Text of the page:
A large number of architects, contractors, and planning engineers are using BIM (Building Information Modeling) and their number are increasing every day. Global project management trends and client requirements are making construction projects more complex. BIM technology helps project teams to perform designing, building and operating processes more effectively and efficiently.
Along with the advancement of the Artificial Intelligence (AI), Internet of Things (IoT) and Robotics applications, the incorporation of these technologies with BIM (Building Information Modeling) is inevitable. The software developers have already initiated Artificial Intelligence (AI) applications in design which is called as “generative design”. For instance, Autodesk Company has generative design products which are currently on the market. Additionally, applications of Augmented Reality (AR) and Image processing (IP) technologies with BIM (Building Information Modeling) have many promising opportunities in the construction industry. Moreover, with the development of BIM, Geographic Information System (GIS), and Smart City concepts, City Information Modelling (CIM) is expected to be one of the important topics in the field.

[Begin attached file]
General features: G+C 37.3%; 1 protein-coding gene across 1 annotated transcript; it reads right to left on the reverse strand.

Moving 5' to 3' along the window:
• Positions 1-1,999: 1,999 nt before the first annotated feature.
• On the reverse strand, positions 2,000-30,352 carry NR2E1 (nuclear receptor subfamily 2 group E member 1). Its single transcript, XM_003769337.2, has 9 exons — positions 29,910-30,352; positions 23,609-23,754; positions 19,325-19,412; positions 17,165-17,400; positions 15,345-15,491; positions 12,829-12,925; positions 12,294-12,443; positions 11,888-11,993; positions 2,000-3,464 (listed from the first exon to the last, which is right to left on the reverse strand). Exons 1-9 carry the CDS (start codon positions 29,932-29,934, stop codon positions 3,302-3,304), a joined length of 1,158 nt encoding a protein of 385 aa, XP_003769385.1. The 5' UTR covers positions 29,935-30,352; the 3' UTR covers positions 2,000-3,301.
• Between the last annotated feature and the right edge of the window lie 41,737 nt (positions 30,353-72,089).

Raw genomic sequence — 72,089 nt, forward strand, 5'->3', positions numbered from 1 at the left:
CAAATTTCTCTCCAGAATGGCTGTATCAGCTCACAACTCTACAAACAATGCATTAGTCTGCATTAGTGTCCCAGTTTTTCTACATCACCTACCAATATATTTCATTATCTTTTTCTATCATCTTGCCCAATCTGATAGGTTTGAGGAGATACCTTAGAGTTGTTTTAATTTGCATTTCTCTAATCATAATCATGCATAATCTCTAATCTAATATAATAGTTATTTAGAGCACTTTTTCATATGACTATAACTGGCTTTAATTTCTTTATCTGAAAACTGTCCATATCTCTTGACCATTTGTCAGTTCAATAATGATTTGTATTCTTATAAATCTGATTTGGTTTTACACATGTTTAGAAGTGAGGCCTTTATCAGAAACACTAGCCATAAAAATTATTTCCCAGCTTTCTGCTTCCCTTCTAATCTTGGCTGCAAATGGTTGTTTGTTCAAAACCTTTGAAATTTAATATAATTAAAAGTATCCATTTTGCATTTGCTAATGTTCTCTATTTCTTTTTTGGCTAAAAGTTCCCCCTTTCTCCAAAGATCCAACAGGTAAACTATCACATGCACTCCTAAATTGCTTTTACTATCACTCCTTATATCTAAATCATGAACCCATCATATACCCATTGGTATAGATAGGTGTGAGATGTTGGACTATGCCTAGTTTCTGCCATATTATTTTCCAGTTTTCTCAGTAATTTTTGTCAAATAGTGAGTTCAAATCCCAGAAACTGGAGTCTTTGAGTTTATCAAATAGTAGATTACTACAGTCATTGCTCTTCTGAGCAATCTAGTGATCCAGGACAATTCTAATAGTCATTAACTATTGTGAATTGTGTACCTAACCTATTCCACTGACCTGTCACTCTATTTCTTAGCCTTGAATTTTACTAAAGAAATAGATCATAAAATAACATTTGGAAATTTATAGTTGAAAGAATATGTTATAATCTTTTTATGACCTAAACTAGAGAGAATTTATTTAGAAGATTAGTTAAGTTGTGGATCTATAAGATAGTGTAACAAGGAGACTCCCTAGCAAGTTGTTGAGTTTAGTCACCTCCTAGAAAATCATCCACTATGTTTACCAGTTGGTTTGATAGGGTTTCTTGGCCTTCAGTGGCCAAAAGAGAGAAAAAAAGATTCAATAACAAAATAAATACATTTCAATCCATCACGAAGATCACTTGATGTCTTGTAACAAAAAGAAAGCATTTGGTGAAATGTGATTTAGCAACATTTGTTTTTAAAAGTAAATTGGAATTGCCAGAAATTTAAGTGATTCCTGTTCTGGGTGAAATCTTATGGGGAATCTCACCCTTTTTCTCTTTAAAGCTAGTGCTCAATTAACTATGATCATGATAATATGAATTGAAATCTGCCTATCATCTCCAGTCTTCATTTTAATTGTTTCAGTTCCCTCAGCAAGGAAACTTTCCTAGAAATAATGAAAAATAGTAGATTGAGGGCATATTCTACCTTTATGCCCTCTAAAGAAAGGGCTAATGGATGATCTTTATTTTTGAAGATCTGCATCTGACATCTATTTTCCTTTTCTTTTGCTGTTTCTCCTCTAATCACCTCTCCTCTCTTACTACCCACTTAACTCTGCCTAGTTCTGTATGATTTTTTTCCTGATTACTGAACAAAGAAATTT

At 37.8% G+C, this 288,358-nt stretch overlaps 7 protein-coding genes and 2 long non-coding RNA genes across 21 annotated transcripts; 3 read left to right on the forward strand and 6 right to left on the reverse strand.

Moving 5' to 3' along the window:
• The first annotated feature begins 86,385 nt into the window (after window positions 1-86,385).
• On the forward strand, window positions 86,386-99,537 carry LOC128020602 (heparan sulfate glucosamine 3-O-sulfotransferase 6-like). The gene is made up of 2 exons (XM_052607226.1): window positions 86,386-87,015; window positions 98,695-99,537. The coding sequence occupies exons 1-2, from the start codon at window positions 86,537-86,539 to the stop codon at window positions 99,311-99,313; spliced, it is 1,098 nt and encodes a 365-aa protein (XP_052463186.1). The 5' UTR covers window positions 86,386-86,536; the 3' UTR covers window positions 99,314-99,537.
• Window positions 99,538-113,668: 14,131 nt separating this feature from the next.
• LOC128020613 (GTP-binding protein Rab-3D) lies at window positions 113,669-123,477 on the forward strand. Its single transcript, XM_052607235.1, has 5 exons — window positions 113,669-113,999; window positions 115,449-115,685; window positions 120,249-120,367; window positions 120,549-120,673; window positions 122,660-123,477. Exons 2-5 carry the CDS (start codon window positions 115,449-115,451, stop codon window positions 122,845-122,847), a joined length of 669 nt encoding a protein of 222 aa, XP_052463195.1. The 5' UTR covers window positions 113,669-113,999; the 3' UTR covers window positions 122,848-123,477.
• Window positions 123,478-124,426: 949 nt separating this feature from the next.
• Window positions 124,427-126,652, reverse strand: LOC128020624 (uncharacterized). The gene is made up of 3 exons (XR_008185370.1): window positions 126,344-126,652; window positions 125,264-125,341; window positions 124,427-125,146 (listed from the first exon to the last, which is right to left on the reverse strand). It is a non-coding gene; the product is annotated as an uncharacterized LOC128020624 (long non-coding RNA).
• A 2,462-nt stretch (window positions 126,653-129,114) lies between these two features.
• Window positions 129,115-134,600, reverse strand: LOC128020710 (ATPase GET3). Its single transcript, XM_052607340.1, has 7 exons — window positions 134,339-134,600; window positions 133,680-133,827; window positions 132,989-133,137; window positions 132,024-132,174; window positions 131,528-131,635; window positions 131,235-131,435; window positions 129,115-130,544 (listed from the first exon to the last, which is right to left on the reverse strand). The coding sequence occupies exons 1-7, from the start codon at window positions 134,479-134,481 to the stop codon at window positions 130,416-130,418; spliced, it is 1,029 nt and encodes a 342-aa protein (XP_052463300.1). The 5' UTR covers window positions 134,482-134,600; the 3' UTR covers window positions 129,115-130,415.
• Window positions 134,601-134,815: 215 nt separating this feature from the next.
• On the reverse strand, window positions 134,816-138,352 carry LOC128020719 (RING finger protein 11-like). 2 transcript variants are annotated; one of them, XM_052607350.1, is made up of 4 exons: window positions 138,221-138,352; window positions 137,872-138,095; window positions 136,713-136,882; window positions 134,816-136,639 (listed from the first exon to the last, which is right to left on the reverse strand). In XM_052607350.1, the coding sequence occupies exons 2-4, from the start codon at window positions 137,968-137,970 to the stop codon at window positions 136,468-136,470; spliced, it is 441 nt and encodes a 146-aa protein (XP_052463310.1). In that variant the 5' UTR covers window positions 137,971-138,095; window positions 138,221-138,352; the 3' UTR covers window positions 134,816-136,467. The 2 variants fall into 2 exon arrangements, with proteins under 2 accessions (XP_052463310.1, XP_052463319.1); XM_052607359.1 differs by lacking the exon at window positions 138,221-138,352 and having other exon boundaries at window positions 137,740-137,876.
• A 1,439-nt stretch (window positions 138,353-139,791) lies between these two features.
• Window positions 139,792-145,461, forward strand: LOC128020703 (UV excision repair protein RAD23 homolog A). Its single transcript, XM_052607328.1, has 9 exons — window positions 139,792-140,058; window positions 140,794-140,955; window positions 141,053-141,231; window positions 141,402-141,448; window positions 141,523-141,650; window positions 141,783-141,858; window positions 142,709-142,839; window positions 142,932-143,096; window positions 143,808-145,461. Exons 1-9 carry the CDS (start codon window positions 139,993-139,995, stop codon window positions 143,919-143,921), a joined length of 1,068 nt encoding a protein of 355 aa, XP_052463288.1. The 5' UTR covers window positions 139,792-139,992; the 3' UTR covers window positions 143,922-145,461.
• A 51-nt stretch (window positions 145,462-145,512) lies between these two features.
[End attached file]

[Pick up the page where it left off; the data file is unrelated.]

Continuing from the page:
What are the Risks of BIM Building Information Modeling?
Companies resist technological change on the basis of legal risks associated with standards of practice, concerns over intellectual property, financial risks associated with capital investments in hardware and software, and the investment needed to train and maintain technologically-skilled staff .